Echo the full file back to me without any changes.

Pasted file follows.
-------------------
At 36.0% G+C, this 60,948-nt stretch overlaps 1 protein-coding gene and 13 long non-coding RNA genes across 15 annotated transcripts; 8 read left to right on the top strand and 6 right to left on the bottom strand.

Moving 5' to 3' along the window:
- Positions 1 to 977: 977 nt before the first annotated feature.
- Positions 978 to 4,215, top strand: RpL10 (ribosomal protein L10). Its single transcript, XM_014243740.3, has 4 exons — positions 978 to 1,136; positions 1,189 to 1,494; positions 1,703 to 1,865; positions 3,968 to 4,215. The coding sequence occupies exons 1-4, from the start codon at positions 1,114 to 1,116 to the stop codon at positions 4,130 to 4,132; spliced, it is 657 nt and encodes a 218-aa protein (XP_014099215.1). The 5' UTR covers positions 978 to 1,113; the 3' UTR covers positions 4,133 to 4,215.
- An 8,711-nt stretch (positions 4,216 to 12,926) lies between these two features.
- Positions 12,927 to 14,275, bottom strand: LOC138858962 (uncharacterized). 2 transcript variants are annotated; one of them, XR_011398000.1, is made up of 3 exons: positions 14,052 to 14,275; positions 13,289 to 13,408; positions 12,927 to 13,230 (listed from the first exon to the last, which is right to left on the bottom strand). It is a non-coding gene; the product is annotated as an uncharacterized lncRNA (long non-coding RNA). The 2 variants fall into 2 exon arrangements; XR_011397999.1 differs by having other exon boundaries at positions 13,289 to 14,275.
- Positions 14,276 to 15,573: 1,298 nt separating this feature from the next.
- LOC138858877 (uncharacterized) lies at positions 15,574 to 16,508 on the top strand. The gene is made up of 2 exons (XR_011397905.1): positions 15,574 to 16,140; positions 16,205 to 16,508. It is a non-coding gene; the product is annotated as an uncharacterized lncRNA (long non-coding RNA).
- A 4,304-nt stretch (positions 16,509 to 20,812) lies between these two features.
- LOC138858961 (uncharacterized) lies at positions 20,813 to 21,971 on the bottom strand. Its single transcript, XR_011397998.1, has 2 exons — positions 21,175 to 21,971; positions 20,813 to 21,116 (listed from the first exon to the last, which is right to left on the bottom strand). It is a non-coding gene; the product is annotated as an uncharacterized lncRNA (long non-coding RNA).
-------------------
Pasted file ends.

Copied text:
At 36.0% G+C, this 60,948-nt stretch overlaps 1 protein-coding gene and 13 long non-coding RNA genes across 15 annotated transcripts; 8 read left to right on the top strand and 6 right to left on the bottom strand.

Moving 5' to 3' along the window:
- Positions 1 to 977: 977 nt before the first annotated feature.
- Positions 978 to 4,215, top strand: RpL10 (ribosomal protein L10). Its single transcript, XM_014243740.3, has 4 exons — positions 978 to 1,136; positions 1,189 to 1,494; positions 1,703 to 1,865; positions 3,968 to 4,215. The coding sequence occupies exons 1-4, from the start codon at positions 1,114 to 1,116 to the stop codon at positions 4,130 to 4,132; spliced, it is 657 nt and encodes a 218-aa protein (XP_014099215.1). The 5' UTR covers positions 978 to 1,113; the 3' UTR covers positions 4,133 to 4,215.
- An 8,711-nt stretch (positions 4,216 to 12,926) lies between these two features.
- Positions 12,927 to 14,275, bottom strand: LOC138858962 (uncharacterized). 2 transcript variants are annotated; one of them, XR_011398000.1, is made up of 3 exons: positions 14,052 to 14,275; positions 13,289 to 13,408; positions 12,927 to 13,230 (listed from the first exon to the last, which is right to left on the bottom strand). It is a non-coding gene; the product is annotated as an uncharacterized lncRNA (long non-coding RNA). The 2 variants fall into 2 exon arrangements; XR_011397999.1 differs by having other exon boundaries at positions 13,289 to 14,275.
- Positions 14,276 to 15,573: 1,298 nt separating this feature from the next.
- LOC138858877 (uncharacterized) lies at positions 15,574 to 16,508 on the top strand. The gene is made up of 2 exons (XR_011397905.1): positions 15,574 to 16,140; positions 16,205 to 16,508. It is a non-coding gene; the product is annotated as an uncharacterized lncRNA (long non-coding RNA).
- A 4,304-nt stretch (positions 16,509 to 20,812) lies between these two features.
- LOC138858961 (uncharacterized) lies at positions 20,813 to 21,971 on the bottom strand. Its single transcript, XR_011397998.1, has 2 exons — positions 21,175 to 21,971; positions 20,813 to 21,116 (listed from the first exon to the last, which is right to left on the bottom strand). It is a non-coding gene; the product is annotated as an uncharacterized lncRNA (long non-coding RNA).